Wednesday, January 23, 2008

A Dungeons and Dragons dilemma

An interesting difference of opinion--and gaming styles--recently cropped up during our regular Dungeons and Dragons game. The scenario involved an interesting quandary about player versus player-character decisions, and revealed a simple truth about role-playing games in general: That sometimes, there is no right answer.

To provide a little background: The island nation of Aflitan had just declared war on the island of Ilsardia, whom our party (or at least three of us) have sworn oaths to protect. Our party was hurrying to stop an all-out attack that we thought was about to occur on the peaceful village of Hommlet. It was now early evening, and the attack was to come sometime before daybreak.

En route, my PC (an elven ranger) noticed a single set of tracks leading away from Hommlet--a strange finding, given the snowy conditions, the time of day, and the general unsafe conditions of the road. We reasoned that it may have been an Aflitanian spy off to deliver a signal for the attack. But opinions were divided: should we make all haste to Hommlet, or follow the tracks and investigate? Ultimately, we decided to violate one of the oldest and most sacred rules of the game ("Never split the party!") and break into two groups: Tristan and Shem, our human fighter and halfling thief, respectively, would press on at all speed to reach Hommlet and warn the populace. I would follow the tracks with our cleric and wizard.

Our progess following the tracks was slow and Tristan and Shem reached Hommlet first. Naturally, the worst scenario occured--an attack had already begun. Hearing yells of pain and the clash of steel on steel--and witnessing a Hommlet defender pass his spear clean through an attacker, only to have it strike back, seemingly unfazed (undead?)--Tristan and Shem drew their swords and charged into the fray.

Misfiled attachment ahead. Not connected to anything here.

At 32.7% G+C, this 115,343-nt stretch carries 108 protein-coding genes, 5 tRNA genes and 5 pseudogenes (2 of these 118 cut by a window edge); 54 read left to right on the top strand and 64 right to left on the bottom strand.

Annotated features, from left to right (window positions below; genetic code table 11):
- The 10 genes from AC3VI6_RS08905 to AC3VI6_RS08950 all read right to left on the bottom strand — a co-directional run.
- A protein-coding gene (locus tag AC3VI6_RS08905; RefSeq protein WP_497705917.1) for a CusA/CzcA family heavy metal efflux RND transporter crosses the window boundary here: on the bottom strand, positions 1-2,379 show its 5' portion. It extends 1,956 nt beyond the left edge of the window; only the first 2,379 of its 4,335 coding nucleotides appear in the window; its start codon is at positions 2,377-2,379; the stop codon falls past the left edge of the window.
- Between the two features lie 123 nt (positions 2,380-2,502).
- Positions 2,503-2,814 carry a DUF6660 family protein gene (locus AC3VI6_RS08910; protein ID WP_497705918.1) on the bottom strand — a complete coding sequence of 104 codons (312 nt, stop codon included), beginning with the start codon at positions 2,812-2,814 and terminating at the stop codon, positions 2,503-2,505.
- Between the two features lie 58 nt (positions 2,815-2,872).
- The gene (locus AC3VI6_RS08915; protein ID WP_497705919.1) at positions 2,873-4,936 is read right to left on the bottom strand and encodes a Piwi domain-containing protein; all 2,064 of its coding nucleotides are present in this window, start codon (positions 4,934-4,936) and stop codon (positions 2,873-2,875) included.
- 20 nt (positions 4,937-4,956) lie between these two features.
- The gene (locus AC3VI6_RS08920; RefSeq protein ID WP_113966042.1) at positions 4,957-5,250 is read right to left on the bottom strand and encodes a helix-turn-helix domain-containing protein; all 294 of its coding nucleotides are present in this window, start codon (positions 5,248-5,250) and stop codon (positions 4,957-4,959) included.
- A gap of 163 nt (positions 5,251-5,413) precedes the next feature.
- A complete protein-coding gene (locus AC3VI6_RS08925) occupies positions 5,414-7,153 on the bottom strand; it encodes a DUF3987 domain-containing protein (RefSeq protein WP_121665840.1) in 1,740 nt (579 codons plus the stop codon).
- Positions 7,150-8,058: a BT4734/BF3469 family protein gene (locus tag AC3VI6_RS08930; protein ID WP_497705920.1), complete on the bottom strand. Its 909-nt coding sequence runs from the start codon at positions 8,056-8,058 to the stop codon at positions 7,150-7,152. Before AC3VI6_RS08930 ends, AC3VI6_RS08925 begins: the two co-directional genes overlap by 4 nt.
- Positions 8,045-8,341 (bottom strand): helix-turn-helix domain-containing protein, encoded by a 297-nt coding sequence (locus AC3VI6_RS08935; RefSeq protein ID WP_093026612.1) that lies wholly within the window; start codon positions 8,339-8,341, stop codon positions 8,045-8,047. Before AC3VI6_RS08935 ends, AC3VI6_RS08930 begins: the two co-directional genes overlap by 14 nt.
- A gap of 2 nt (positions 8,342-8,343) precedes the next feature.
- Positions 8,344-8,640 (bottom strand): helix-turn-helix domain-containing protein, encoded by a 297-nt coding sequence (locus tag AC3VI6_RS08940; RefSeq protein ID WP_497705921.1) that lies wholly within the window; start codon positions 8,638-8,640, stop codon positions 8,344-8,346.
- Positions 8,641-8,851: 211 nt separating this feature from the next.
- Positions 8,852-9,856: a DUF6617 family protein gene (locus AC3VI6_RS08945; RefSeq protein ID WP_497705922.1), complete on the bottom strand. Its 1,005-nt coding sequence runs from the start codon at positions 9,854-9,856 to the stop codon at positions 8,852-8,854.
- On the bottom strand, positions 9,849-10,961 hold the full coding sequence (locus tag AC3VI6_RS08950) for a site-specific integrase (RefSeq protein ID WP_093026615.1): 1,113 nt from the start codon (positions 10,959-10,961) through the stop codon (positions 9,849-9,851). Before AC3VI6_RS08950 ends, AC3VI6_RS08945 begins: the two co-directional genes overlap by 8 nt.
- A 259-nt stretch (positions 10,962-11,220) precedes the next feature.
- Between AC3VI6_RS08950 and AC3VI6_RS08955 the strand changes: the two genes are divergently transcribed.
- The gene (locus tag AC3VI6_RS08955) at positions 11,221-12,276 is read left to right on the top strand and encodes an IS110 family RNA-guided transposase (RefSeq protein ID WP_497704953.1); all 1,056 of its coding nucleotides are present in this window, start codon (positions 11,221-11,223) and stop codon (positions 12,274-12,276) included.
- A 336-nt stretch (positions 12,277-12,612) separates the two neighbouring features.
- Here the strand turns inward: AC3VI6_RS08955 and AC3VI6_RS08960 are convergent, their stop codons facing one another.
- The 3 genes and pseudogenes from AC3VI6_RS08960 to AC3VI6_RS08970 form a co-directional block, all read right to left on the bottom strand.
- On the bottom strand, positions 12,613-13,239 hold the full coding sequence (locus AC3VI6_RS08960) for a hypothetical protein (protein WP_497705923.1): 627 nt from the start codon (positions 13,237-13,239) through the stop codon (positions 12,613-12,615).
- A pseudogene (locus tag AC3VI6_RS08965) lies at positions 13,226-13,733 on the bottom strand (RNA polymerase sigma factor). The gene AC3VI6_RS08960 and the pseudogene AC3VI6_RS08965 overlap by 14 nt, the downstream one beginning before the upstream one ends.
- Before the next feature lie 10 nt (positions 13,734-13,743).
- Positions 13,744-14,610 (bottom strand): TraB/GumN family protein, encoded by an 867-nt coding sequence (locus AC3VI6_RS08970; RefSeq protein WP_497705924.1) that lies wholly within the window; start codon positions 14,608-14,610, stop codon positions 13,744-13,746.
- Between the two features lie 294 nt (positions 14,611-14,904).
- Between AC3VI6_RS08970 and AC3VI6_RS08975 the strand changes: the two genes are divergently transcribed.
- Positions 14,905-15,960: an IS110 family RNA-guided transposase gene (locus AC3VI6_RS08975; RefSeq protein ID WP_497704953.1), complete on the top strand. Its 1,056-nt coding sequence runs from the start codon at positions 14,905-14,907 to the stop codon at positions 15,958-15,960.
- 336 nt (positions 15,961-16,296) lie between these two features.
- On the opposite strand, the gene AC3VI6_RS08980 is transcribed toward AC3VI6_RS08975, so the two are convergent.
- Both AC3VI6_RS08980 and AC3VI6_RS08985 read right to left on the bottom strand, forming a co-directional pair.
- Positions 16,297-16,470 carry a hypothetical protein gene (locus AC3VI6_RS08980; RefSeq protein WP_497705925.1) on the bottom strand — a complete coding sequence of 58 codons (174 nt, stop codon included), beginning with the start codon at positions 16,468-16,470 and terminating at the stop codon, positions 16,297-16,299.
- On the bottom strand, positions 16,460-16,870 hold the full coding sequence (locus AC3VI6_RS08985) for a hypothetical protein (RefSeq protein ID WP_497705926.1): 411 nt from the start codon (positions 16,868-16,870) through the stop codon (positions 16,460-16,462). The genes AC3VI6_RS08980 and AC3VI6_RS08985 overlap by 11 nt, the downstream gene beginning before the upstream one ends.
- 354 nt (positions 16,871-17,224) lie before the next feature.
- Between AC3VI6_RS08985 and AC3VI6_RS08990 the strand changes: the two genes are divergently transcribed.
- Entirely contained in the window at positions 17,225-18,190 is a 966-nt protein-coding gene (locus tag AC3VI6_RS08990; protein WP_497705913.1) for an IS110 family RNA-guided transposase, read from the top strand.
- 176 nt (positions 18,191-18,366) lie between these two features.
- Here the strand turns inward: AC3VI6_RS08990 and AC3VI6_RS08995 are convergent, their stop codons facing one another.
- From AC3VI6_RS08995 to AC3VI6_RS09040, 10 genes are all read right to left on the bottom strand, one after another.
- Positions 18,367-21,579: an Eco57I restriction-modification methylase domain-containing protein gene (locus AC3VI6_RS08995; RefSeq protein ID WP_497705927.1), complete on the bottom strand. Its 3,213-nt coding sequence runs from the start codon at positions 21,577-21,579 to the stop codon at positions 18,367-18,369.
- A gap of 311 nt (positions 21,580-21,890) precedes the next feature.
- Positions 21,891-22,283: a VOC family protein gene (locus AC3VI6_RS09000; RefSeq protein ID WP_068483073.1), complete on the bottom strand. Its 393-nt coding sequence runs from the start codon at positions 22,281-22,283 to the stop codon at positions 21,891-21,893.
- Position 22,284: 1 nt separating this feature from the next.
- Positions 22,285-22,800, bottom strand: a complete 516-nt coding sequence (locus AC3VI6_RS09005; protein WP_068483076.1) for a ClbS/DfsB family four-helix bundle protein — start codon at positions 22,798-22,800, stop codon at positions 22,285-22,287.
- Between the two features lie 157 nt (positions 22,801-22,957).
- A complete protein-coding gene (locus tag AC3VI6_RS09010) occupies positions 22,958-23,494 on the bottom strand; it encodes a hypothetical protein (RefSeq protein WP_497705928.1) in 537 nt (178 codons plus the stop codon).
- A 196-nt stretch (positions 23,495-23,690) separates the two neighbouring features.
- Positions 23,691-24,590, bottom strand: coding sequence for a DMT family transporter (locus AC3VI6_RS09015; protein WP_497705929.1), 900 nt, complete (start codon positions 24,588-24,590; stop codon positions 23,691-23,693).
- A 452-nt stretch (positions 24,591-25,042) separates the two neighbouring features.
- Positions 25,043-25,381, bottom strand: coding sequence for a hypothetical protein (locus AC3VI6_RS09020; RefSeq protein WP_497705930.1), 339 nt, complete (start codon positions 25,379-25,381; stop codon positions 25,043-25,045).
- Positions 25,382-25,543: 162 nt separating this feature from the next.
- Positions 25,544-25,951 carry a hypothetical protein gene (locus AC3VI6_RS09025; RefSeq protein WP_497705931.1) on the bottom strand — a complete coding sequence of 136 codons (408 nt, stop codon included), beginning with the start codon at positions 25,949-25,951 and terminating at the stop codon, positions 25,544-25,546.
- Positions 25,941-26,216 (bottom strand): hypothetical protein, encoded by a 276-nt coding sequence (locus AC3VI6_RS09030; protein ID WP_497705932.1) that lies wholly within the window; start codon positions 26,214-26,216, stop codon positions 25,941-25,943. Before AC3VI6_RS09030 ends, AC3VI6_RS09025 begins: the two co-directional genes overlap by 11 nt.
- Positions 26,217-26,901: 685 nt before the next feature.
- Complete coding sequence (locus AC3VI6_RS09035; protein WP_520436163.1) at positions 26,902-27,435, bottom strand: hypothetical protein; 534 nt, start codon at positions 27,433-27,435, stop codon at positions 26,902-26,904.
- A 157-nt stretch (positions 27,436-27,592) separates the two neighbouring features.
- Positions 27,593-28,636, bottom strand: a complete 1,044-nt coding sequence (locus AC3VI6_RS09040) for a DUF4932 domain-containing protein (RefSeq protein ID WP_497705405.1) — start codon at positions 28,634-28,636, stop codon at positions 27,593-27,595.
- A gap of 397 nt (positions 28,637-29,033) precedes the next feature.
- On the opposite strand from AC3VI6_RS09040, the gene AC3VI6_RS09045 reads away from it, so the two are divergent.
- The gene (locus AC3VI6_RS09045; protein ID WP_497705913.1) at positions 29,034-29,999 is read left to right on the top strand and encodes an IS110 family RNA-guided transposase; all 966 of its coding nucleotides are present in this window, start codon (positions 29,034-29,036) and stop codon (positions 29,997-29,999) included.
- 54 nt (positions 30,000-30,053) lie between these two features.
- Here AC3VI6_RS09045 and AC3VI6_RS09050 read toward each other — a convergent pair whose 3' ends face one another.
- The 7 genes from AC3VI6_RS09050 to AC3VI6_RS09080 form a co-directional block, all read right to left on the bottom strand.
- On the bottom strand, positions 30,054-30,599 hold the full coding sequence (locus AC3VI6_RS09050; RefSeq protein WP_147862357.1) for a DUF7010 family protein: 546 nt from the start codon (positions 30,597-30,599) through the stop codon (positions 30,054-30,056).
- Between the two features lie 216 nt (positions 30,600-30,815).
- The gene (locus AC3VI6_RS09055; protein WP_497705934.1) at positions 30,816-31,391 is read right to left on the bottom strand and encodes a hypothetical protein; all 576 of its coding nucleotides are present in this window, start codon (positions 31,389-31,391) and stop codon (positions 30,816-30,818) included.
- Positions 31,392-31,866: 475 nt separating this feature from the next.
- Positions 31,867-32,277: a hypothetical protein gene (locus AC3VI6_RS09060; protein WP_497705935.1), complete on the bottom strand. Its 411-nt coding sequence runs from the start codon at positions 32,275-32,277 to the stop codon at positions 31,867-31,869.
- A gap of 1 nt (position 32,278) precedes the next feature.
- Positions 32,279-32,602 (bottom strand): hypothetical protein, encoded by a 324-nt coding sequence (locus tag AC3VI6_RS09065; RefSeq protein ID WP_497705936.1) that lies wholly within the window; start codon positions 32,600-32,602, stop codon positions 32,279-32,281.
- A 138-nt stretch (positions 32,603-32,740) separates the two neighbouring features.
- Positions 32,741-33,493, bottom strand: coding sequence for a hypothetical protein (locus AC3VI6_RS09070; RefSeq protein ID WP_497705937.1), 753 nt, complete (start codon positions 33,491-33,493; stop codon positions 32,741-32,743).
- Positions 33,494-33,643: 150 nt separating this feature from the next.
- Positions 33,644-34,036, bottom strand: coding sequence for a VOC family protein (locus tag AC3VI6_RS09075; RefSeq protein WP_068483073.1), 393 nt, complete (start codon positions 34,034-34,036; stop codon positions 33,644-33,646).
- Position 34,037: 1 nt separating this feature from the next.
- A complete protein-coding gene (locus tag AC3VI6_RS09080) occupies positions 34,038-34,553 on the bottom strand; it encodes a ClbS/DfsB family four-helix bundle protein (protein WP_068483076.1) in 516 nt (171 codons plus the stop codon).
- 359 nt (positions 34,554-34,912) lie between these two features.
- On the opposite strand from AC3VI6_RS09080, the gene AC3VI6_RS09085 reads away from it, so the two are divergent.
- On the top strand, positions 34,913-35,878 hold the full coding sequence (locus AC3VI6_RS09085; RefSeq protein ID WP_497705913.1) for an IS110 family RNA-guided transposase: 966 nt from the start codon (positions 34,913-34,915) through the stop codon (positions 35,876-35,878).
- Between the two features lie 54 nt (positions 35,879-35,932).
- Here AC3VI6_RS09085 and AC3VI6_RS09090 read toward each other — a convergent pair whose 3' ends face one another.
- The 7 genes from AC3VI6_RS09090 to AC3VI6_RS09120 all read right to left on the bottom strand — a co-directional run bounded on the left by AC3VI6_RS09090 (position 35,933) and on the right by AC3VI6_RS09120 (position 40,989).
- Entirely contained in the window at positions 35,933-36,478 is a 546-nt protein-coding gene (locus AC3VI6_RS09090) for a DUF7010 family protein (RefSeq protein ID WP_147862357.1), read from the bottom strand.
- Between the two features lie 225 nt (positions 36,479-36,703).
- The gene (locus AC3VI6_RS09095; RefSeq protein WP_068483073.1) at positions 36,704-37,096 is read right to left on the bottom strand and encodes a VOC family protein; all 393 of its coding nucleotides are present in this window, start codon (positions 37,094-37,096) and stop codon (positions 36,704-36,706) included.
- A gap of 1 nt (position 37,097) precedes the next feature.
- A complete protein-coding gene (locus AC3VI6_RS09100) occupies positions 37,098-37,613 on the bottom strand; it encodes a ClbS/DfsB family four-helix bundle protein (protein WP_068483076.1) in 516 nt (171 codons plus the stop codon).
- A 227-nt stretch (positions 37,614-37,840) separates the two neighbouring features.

So was this the appropriate action? One of our players who controls the wizard PC (Cyrus) argued vehemently against it, and with good reason. When attacking piecemeal, a party is much more vulnerable. In D&D, as in real life, there's strength in numbers. Each PC has a role in combat, with bow users and spell-slingers providing long range support for the toe-to-toe fighters. Shem and Tristan also deprived themselves of entering the battle powered up with valuable "buff" spells, like haste and bless, that our wizard and cleric could have conferred.

Secondly, no one likes to sit and watch from the sidelines. Presumably when we next meet, I and the wizard and cleric players will to have to wait and watch a couple rounds of tense, exciting combat as we rush back toward Hommlet.

In summary, these are all good reasons for irritance. But Dungeons and Dragons and role-playing aren't that simple, and there's another side to the story to consider.

In role-playing games (as is evident by both their name, and their nature), the player assumes a role--that of his or her character. The degree to which we imbue ourselves into these roles varies from player to player. This level of player immersion typically falls into one of three camps:
  1. Players who actually adopt voices and accents and "become" their character as much as possible.
  2. Players who play out how they believe their character would act in a given circumstance, based on their character's alignment (i.e., good, evil, neutral), personality, history, and other factors.
  3. Players who consider their character to be an abstraction, and play their PC as an extension of themselves. In other words, I, Brian Murphy, am also Arden the Ranger, and Arden has the same beliefs and exhibits the same behavior that I would in a given situation.
Personally, I tend to hew closest to option no. 2. I'm not one for mimicking voices and mannerisms, but I like to think and act as Arden would act, even if it means that I might make a less than tactically-sound decision. I get a kick out of stepping outside myself. But there's also something to be said for option 3: D&D can be enjoyed as a fun game, in and of itself. There's a host of tactical decisions to make, resources to keep track of, experience points to be gained, etc.

In summary, Tristan was "right" for rushing into his combat, as it was a heroic, selfless action and villagers lives were in peril. And Cyrus' player was right, as Tristan's decision was not tactically sound, and may cost us in the end. Suffice to say that there's many ways to play and enjoy role-playing games, and none are inherently better than the other.

In the end, it's all a matter of style and opinion. Can you say the same for Monopoly or Trivial Pursuit? Hardly. And that's why for me, role-playing games are a great hobby and remain a constant source of entertainment and fascination.

1 comment:

Falze said...

Yeah, but when was the last time a Lurker Above killed your favorite little shoe in a heated game of Monopoly?